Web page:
On the media front, it is easier to grumble about “media bias” without taking responsibility, but there are moves that we in the pro-Israel camp can make, or not make, that make a difference.
In the battle of the news cycle, the best revenge after a murder would be for it to go unavenged. Reporters should have been forced to focus on the family tragedy, on the grieving widow, on the orphaned children.
Or, they should have been embarrassed by their inaction, shown to be biased for overlooking this crime, and treating the cold-blooded murder of a Jew as unexceptional or implicitly justified.
Instead, “price tag” criminals gave reporters the gift of a dramatic distraction, upstaging what should have been the story.
The price tag sins undermine the fight against delegitimization too. The pro-Israel community justifiably rejects the moral equivalence between a democracy defending itself and terrorists targeting innocents. Terrorism is a political crime targeting innocent civilians to spread fear and make a political point. “Price tag” crimes are a form of terrorism. Just as a terrorist does not become upgraded to a “militant” by targeting Jews, we cannot downgrade terrorism into a “justified response” when the criminals are Jews.
The “price tag” criminals should also burn their identity cards, because their illegal vigilante actions target Israeli sovereignty, too. They risk making Israel look like a banana republic rather than the Middle East’s only functioning democracy. Israel has given Jews the gifts of representative government, police, and an army to solve problems collectively and legitimately, not haphazardly and illegally.
A case in point is the implosion of Syria. Israel’s democratic representatives are entrusted with the complicated burden of managing this no-win situation.
Once again, Israel is cast in the difficult situation of being the Middle East’s “fixer.” A New York Times dispatch from last week was characteristic in writing: “Israel aircraft bombed a target in Syria overnight Thursday... as United States officials said they were considering military options, including carrying out their own air strikes.”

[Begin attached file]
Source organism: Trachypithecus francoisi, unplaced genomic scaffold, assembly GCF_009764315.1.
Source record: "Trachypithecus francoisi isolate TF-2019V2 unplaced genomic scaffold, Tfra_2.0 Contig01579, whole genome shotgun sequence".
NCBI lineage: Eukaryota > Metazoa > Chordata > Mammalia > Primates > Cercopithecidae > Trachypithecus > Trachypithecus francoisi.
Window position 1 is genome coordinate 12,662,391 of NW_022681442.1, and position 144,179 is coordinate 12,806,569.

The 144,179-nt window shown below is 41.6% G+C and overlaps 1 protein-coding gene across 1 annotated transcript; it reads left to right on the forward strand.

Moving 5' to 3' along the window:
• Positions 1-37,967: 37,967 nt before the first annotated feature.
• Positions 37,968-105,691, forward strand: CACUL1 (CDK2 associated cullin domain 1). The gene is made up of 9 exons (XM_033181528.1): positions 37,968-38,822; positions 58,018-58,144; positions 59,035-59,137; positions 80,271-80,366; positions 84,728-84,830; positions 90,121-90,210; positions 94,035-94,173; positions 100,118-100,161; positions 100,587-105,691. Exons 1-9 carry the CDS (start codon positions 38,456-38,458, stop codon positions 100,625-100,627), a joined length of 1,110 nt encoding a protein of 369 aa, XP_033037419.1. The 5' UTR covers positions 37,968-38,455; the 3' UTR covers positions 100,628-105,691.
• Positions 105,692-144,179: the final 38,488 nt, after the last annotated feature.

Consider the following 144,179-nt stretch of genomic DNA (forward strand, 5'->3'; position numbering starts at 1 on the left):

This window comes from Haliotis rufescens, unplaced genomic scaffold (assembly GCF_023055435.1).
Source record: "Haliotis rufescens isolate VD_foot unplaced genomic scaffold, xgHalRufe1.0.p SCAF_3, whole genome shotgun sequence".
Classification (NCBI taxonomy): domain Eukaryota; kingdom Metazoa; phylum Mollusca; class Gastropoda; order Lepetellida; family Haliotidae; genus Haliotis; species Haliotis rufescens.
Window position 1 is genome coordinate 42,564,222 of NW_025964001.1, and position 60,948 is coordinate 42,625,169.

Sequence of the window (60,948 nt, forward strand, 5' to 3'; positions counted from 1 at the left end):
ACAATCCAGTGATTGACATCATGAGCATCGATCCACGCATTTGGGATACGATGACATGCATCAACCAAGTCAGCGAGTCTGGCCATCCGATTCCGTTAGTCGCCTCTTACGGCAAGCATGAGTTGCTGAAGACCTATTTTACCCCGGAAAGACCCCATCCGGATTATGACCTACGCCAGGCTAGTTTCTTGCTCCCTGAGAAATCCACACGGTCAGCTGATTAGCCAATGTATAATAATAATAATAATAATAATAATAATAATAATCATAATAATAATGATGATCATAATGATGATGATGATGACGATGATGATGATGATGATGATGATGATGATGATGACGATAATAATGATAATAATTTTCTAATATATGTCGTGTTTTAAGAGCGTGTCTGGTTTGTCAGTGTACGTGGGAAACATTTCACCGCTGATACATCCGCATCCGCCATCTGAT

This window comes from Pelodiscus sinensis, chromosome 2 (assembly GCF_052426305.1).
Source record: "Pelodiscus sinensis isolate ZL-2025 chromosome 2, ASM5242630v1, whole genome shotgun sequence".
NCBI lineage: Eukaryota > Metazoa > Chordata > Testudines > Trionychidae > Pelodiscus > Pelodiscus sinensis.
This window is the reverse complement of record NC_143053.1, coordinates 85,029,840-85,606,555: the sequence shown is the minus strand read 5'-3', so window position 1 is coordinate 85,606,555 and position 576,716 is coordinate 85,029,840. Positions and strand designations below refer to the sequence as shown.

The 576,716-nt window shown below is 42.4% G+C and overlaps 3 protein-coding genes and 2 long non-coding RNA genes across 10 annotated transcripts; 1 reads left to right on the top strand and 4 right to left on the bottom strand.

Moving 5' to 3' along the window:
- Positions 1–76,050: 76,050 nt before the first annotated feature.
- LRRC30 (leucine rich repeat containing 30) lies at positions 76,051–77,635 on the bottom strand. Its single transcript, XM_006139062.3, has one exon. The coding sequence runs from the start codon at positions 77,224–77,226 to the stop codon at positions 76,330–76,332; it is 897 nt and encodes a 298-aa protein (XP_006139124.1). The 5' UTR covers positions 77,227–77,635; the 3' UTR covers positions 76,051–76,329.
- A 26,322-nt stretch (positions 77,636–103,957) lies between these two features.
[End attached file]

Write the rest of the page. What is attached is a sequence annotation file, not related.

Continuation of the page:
Israel frequently has to act while the United States and others can dither.
Similarly, 46 years ago, Israel had to decide, as Egyptian war drums rattled, Arab cries to drive “the Jews into the sea” mounted, and Gamel Abdul Nasser’s “United Arab Republic” army illegally blockaded the international waterways, the Straits of Tiran. Israel had to act – and did, destroying the Egyptian Air Force in a pre-emptive strike, and ultimately, under bombardment from Jordan and after warning King Hussein, fighting to reunite Jerusalem.
And so, on this Yom Yerushalayim, Jerusalem Day, we should celebrate Israel’s sovereignty. We should sympathize with Israel’s fallen soldiers and terror victims. We should empathize with Israel’s leaders who faced and face difficult decisions. We must also condemn the “price tag” criminals unequivocally, and take pride in successive Israeli government’s historically high winning percentage, making far more good calls – such as in 1967 and last week – than bad ones.
The writer is professor of history at McGill University and a Shalom Hartman Research Fellow in Jerusalem. His latest book is Moynihan’s Moment: America’s Fight Against Zionism as Racism.